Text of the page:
On the shelf in my office sits one of my favorite items: the Pets.com sock puppet, a historic symbol of the dot-com boom and bust.

The sock puppet, a blatant rip-off of Conan O’Brien’s Triumph the Insult Comic Dog, was a pervasive and popular mascot for the company, which tried to be the Internet’s first pet supply superstore. Despite $180 million in funding from Amazon, Pets.com couldn’t scale up quickly enough and as the bubble collapsed, the company was mercifully put to sleep by its board.

The dot-com boom was, in many ways, an incredibly successful wealth redistribution scheme based more on excitement about the future than actual market opportunities. If you had a cool idea, a well-written executive summary, a promising Forrester forecast to back it up and a good ad agency to mock it up, you had a good shot at getting some kind of funding.

Startups were everywhere, and large corporations were suddenly investing millions in online divisions and tech infrastructure to prevent a possible loss of pre-existing market share. Many ad agencies, media buyers, writers, graphic designers, coders and the savviest investors were the beneficiaries of this optimistic view of the future.

During this time, I was working as an advertising creative director and marketing strategist, and worked with a number of dot coms, ranging from news and entertainment portals to large healthcare and apparel sites. In nearly every case, their success was dependent on a huge increase in Internet adoption. Convinced of imminent Internet stardom, many of our clients ignored our cautionary advice and made big bets on the future based on ambitious forecasts. It didn’t matter that in 1999 Amazon posted a $900 million loss. Our clients were convinced a massive society-wide transformation was upon us. We just gave the best advice possible, tried to temper expectations, and made sure we got paid on the front end.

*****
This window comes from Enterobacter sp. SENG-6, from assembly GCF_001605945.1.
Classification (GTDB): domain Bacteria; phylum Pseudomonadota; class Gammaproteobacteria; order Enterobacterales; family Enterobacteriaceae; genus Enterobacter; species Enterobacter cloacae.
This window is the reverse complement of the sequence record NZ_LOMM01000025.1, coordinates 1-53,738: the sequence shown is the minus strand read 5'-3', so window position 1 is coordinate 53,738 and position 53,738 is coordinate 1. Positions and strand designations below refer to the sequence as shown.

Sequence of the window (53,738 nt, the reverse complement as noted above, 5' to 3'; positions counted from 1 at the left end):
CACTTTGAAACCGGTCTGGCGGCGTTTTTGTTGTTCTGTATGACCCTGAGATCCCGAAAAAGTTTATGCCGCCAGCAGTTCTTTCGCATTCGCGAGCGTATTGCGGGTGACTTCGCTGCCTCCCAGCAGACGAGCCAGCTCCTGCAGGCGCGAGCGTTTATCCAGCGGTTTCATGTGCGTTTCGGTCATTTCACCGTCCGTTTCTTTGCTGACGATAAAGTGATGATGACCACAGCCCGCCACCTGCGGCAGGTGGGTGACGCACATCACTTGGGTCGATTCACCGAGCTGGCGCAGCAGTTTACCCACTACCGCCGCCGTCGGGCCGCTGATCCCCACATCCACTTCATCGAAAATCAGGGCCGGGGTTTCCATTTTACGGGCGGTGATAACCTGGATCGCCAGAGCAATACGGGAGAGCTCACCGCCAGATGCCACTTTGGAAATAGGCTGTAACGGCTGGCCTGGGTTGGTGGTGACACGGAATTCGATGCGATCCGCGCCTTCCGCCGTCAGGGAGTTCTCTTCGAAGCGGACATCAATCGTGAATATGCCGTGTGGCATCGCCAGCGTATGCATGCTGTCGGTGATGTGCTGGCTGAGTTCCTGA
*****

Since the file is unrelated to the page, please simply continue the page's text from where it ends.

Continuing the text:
As it turned out, the societal changes didn’t come fast enough for many dot-coms. The majority of the public wasn’t quite ready to trade their yellow notepads and DayRunners for Palm Pilots, or to buy dog food on Pets.com and wait for a full two days for it to arrive. Some people still preferred the instant gratification of stores to online shopping. Likewise, traditional advertisers used to TV and print metrics simply did not accept the (inflated) value of banner ad impressions or the new metrics associated with them. Their reluctance and the entrenched business models of advertisers, agencies, media buyers and retailers slowed the whole rate of change down.

One forecast after another failed to verify, and slower than expected traffic and unsold or discounted CPMs (cost per thousand impressions) killed revenue projections. Cash ran dry and with that the dot-com bubble collapsed into a heap of devalued stock options and company rec room ping pong tables. A full $5 trillion in market value evaporated just like that.  

Fast forward to today and talk about technology dominates our industry’s conferences. Obama’s 2012 techniques are the buzz of the town, and tech companies are hyping the transformational changes to come. It feels like 1998 all over again.